yet again.
Rebecca’s convoluted belief in love’s ability to cure
unhappiness becomes increasingly clearer as the series unfolds. In
episode 14 of first season, after multiple attempts to win his favor
and attention, Rebecca experiences a small victory in her discovery
that Josh actually has mixed feelings about her. This may be where
Rebecca comes closest to recognizing her delusions about
happiness, the havoc these delusions have wreaked upon her live
and the lives of others, and some of the consequences of her
misguided thinking. Above all, she begins to recognize that her
efforts to win Josh’s love have been, quite frankly, manipulative
and inappropriately desperate. The sinister number “I’m the Villain
in My Own Story,” which is found in the episode “Josh is Going
to Hawaii,” channels a stereotypical Disney villain aesthetic and
narrates Rebecca’s realization that she has rendered herself the
antagonist of her own story, a narrative in which she previously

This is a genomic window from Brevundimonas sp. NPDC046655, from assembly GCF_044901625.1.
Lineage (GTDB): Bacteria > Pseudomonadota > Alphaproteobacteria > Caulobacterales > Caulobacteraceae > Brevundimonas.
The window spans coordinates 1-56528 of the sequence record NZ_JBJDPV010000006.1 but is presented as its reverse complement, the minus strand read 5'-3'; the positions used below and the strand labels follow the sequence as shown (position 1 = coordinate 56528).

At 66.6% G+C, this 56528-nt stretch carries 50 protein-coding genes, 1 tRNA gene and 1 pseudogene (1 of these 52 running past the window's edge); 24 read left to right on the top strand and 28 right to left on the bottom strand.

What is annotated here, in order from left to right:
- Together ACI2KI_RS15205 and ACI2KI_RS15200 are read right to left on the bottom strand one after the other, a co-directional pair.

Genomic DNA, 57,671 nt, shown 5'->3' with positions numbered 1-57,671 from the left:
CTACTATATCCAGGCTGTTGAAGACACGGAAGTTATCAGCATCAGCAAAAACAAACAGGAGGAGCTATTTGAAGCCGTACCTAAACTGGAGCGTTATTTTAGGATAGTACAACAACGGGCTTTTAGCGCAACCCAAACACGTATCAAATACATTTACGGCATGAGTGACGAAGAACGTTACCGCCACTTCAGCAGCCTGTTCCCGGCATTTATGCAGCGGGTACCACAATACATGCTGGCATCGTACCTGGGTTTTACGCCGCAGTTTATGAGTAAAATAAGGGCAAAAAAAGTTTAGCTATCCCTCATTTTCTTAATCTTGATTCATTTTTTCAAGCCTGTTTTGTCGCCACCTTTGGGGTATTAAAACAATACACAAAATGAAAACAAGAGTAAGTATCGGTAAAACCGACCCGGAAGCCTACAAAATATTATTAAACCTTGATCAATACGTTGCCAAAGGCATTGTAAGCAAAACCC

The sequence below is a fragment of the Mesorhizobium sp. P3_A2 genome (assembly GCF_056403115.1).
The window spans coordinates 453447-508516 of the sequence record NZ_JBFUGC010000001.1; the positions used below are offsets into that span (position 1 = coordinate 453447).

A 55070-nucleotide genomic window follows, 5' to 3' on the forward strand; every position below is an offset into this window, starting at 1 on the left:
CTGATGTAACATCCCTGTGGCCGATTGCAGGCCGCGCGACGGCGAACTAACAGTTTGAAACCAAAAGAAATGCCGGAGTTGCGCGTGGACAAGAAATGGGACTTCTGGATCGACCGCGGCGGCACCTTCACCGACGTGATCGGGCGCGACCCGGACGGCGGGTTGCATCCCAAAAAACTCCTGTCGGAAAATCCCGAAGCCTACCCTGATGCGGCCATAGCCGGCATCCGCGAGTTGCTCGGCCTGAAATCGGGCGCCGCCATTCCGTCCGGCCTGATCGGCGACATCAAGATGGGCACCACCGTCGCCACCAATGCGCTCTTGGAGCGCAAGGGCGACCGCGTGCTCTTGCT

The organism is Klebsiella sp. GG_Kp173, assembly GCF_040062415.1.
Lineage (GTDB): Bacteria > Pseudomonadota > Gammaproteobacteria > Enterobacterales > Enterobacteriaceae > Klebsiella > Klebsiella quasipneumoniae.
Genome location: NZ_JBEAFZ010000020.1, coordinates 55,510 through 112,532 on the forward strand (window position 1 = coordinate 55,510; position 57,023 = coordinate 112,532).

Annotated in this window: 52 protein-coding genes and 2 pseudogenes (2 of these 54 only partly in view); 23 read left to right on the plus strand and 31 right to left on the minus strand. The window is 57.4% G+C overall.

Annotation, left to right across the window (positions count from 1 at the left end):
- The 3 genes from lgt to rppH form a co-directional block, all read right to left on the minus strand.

perceived herself to be the victim. In the musical number, Rebecca
is depicted as an insanely unattractive witch who holds Josh’s
girlfriend Valencia Perez (Gabrielle Ruiz) hostage, revealing “I’m
jealous of you and your life!/ You’re so skinny and Josh is so
perfect/ And I want to take it all for myself!”
Affect Theory is a helpful theoretical framework for
exploring the motivations behind Rebecca’s unrelenting efforts to
win Josh’s love despite her consistent lack of success. The founder
of Affect Theory, Silvan Tomkins, introduces the idea of Affect as
that which motivates with a sense of urgency unlike anything else
within the human condition and considers it to be “the primary
innate biological motivating mechanism, more urgent than drive
deprivation and pleasure, and more urgent than even physical
pain” (Tomkins 163). Under the directions of Affect, little else has
the capacity to matter. The theory is particularly relevant to
Rebecca’s decisions because the theory quite literally emerged from
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